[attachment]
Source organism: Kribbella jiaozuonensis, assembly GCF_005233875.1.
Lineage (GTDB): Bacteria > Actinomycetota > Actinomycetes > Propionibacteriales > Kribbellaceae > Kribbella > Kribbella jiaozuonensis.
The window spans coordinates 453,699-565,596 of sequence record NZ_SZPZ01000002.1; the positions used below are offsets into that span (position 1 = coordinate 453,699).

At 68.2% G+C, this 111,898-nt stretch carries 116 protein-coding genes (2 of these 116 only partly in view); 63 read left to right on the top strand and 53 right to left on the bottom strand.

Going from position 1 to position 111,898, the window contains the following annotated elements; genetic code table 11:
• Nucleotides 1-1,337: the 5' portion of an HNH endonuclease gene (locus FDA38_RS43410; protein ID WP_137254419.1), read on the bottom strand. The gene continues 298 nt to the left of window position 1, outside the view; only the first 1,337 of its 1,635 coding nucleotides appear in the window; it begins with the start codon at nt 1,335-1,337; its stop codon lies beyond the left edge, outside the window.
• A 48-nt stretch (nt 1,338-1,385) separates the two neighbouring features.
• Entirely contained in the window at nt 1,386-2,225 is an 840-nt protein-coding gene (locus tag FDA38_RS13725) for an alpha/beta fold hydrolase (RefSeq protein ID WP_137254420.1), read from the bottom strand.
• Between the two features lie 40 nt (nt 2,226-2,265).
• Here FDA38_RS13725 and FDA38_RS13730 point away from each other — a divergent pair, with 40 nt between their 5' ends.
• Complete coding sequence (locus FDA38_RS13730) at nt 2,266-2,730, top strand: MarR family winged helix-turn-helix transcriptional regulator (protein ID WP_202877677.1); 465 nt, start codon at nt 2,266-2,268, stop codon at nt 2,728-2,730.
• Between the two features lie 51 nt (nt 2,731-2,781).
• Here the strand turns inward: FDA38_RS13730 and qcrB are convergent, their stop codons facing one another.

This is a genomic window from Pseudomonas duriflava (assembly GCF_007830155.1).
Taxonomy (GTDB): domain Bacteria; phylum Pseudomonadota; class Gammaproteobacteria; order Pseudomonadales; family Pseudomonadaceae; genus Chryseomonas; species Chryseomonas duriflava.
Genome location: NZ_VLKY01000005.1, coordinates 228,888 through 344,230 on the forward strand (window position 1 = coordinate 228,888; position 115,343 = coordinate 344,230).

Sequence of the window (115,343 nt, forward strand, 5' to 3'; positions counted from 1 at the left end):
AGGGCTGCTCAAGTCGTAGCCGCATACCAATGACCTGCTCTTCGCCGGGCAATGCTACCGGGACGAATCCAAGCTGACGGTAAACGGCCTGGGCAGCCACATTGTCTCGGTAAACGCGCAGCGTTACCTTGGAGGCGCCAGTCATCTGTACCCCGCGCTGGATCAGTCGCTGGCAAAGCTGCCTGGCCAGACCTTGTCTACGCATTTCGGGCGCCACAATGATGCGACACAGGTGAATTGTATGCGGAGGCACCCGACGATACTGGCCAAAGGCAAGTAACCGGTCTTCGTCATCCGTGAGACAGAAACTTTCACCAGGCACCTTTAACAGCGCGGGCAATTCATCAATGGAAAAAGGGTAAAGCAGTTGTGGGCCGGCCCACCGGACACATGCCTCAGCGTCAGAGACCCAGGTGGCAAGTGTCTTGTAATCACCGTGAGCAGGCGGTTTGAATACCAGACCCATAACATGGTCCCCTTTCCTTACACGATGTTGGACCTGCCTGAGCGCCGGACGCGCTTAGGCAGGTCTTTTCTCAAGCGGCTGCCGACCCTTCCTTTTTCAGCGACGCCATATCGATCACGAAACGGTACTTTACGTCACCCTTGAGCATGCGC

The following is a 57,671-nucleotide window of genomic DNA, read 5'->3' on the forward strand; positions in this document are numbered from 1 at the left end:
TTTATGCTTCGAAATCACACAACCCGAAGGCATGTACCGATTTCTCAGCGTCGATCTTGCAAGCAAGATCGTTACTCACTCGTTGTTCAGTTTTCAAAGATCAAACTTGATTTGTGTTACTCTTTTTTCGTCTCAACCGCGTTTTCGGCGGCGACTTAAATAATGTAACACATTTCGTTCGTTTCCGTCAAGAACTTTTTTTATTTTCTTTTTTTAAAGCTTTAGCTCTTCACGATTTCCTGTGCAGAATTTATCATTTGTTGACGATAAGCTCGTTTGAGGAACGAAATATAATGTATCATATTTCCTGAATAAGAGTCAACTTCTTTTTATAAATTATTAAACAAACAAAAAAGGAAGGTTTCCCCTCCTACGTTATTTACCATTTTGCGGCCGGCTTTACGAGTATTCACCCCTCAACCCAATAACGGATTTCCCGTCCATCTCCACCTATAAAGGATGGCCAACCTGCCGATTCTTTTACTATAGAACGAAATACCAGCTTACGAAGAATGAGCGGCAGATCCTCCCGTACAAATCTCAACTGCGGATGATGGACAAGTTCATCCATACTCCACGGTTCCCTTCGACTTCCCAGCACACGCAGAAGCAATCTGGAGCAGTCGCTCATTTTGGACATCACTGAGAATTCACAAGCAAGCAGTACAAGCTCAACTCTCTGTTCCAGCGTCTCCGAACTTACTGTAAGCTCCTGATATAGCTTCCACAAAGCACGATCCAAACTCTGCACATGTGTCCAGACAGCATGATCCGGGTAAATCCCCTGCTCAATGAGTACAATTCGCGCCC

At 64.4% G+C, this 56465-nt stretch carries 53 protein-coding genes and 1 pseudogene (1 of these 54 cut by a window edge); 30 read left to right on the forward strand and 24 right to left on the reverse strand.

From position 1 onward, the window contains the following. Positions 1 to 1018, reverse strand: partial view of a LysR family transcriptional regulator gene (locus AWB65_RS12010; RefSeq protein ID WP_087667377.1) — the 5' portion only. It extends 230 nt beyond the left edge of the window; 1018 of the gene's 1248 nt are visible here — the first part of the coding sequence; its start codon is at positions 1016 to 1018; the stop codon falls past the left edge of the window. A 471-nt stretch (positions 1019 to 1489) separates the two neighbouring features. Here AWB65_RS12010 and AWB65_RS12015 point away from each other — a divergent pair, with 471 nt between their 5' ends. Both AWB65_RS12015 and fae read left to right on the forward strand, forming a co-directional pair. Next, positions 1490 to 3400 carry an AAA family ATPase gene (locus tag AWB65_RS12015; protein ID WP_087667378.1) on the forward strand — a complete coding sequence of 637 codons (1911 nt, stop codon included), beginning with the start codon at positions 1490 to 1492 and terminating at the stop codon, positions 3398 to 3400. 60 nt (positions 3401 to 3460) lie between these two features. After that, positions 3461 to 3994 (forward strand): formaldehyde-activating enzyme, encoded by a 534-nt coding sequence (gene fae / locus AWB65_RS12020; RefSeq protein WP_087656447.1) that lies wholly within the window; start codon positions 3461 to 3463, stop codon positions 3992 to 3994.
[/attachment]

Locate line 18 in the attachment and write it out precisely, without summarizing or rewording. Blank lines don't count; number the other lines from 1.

AGGGCTGCTCAAGTCGTAGCCGCATACCAATGACCTGCTCTTCGCCGGGCAATGCTACCGGGACGAATCCAAGCTGACGGTAAACGGCCTGGGCAGCCACATTGTCTCGGTAAACGCGCAGCGTTACCTTGGAGGCGCCAGTCATCTGTACCCCGCGCTGGATCAGTCGCTGGCAAAGCTGCCTGGCCAGACCTTGTCTACGCATTTCGGGCGCCACAATGATGCGACACAGGTGAATTGTATGCGGAGGCACCCGACGATACTGGCCAAAGGCAAGTAACCGGTCTTCGTCATCCGTGAGACAGAAACTTTCACCAGGCACCTTTAACAGCGCGGGCAATTCATCAATGGAAAAAGGGTAAAGCAGTTGTGGGCCGGCCCACCGGACACATGCCTCAGCGTCAGAGACCCAGGTGGCAAGTGTCTTGTAATCACCGTGAGCAGGCGGTTTGAATACCAGACCCATAACATGGTCCCCTTTCCTTACACGATGTTGGACCTGCCTGAGCGCCGGACGCGCTTAGGCAGGTCTTTTCTCAAGCGGCTGCCGACCCTTCCTTTTTCAGCGACGCCATATCGATCACGAAACGGTACTTTACGTCACCCTTGAGCATGCGC